YOKOSUKA NAVAL BASE, JAPAN — The U.S. Navy’s fast-attack nuclear submarines are usually supposed to stay out of sight, but when the U.S.S. Hawaii docked here late last week, the apparent idea was to make a very visible impression.
Big, dark, looming in the harbor waters, the Virginia-class nuclear sub showed up to reassure the uneasy Japanese that American power is still on their side, and still a force to be reckoned with.
“The United States’s capability used to be big and present on land but has increasingly been moved to the sea or back to the U.S.,” said Scott Harold, a political scientist at the Rand Corporation.
“Our allies don’t see us as much anymore, so they don’t feel as secure anymore. We can remind them, as well as our potential adversaries that might threaten us, that we are there,” he said.
This message of reassurance is especially important at a time when — despite the rhetoric about a “pivot” to Asia — the United States remains overwhelmingly focused on the Middle East. But raising the Hawaii and showing off its features also serves as a reminder to China and North Korea that the United States remains a formidable force at sea.
Just to underline the point, the Navy invited the press and other guests aboard for a look-see. The takeaway? Nuclear subs may be jaw-droppingly high-tech, but not even their most ardent proponent would suggest that these beasts were made for comfort.
Just ask Sam Shorts, the 6-foot-8 supply officer on board the U.S.S. Hawaii, who knows all the spots on board where he can stand up straight. Most of them are small spaces where his head can squeeze between a light bulb and some metal pipes.
As for the bunks, squeezed six to a cell-like room with barely 30 inches between the mattress and the bed above, Shorts estimates they’re 6.5-feet long at most.
Still, he’s not complaining. “I jumped at the chance to serve on a submarine,” said Shorts, who was wearing the Navy’s mystifying blue camouflage uniform (wouldn’t sailors want to be seen in the water?), in the wardroom of the U.S.S. Hawaii.
Although China is putting huge efforts into increasing its submarine fleet, and even cash-strapped North Korea likes to show photos of Kim Jong Un atop a Soviet-era sub, the U.S. boats are in a league of their own.
“I would take this ship and this crew against any submarine in the world,” said Cmdr. William Patterson, the Hawaii’s commanding officer.
The Hawaii is a $2 billion, 377-foot-long stealth boat that can carry 150-plus crew, 20 torpedoes and a dozen Tomahawk cruise missiles. One of 10 in its class, it is capable of launching strikes in the sea and onto land, conducting clandestine missions, and launching SEAL special forces into the water — and getting them back again. Based at Pearl Harbor, the Hawaii patrols the western Pacific, usually undetected.
The Navy has used its subs to send public messages before. During a tense standoff between China and the Philippines over the disputed Scarborough Shoal in 2012, the Navy surfaced another Virginia-class submarine in the area to make sure the Chinese knew it was there.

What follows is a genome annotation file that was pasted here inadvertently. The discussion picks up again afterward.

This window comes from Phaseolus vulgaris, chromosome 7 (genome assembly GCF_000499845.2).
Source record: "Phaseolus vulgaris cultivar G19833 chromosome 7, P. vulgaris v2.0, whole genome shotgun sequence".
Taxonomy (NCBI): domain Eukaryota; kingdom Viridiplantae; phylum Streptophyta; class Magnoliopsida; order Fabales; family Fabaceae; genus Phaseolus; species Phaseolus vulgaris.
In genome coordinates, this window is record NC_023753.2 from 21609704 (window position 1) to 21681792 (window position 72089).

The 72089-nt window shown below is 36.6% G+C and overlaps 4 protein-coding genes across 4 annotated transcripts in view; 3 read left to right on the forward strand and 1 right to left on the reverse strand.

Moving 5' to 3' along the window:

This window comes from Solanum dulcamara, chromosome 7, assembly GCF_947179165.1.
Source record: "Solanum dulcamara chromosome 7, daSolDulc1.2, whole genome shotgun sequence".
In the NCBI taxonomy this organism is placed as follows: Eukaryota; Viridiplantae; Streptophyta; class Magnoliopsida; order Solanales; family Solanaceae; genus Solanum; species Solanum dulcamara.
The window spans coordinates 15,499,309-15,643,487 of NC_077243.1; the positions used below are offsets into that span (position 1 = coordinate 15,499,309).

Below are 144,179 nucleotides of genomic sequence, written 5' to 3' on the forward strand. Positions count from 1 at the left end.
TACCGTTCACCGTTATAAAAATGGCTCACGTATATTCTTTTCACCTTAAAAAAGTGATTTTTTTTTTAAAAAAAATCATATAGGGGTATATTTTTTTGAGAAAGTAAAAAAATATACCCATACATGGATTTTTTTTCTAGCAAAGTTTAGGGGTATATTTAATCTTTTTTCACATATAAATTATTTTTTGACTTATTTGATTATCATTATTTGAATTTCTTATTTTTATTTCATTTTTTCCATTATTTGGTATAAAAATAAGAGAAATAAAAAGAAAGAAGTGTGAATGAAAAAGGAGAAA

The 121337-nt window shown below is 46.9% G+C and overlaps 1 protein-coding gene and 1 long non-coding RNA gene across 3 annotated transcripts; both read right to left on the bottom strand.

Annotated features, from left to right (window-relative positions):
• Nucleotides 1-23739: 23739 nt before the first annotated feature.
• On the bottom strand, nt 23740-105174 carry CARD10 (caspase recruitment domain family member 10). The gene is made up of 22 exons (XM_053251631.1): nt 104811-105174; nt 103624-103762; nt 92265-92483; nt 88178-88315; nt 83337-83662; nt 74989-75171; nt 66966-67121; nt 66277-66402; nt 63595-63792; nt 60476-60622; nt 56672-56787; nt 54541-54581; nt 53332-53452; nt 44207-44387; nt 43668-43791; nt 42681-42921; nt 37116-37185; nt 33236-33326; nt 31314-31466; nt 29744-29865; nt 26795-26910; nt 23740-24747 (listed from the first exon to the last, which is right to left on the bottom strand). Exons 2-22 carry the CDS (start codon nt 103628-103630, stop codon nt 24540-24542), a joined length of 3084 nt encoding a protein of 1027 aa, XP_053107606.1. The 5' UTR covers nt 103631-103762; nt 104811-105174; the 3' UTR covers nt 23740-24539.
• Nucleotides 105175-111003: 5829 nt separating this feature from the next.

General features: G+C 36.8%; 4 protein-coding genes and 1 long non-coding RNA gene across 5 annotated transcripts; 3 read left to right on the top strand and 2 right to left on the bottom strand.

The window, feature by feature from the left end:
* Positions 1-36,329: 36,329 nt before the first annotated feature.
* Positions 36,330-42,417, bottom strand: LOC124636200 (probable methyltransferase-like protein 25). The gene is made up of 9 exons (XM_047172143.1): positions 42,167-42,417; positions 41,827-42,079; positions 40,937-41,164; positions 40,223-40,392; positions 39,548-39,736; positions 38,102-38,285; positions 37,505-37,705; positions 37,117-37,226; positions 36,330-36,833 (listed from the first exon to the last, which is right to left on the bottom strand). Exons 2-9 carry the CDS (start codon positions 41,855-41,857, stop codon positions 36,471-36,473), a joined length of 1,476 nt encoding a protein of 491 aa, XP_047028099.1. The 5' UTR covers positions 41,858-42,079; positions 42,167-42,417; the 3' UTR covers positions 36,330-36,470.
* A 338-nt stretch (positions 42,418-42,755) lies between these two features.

“It was a show of force in response to bad behavior,” said Patrick Cronin, an Asia expert at the Center for a New American Security. The visit of the Hawaii here, he said, “is not the same as the Scarborough Shoal, but the U.S. is taking a beating for looking weak and impotent and also for not properly resourcing the pivot, backing up our allies.”
There was widespread consternation in both Japan and South Korea last year when President Obama threatened to launch airstrikes on Syria but then backed away from them. The general sentiment in both countries’ halls of power was that, having made such a public declaration, Obama should have gone through with it, no matter what.
The Hawaii’s job is not simply to threaten or unleash destructive power. Modern subs have advanced electronic sensors that collect intelligence by locating radars, missile batteries and command sites, as well as monitoring communications and tracking ship movements.
“One of the reasons we send them into China’s exclusive economic zone is to try to find out what they’re making and what they’re doing,” Cronin, of CNAS, said.
Showing off the unique features of the Virginia class in the Hawaii’s control room, a large (for a submarine) space aglow with lights, the commander said the biggest difference was the shift to electronic rather than mechanical systems.
“It’s all about the periscope,” Patterson said, holding a joystick that looked like something a video game player might use, swinging the camera around to show the people on the pier outside.
The addition of an infrared camera also has been revolutionary, giving the crew the same, clear picture at all hours.
“SEALs talk about ‘owning the night’ because of the technology they have,” said Rear Adm. Stuart Munsch, who is in charge of all American submarines between the international dateline and the Red Sea. “This is our equivalent — we own the night at sea.”
The silver metal lock-out trunk enables as many as nine SEALs and all their equipment — including a mini-sub or dry-deck shelter — to go out of the submarine, through an intermediate chamber and out into the ocean.
Emerging from the boat and into the blazing sunlight outside, the tour over, Munsch stood in front of the foreboding black Hawaii to sum up its role.
“In peace time, submarines add certainty,” he said. “In combat, we take this same capability to sow uncertainty in the minds of the enemy. They don’t know where we are, or when we will strike.” Anna Fifield is The Post’s bureau chief in Tokyo, focusing on Japan and the Koreas. She previously reported for the Financial Times from Washington DC, Seoul, Sydney, London and from across the Middle East. The Washington Post By Anna Fifield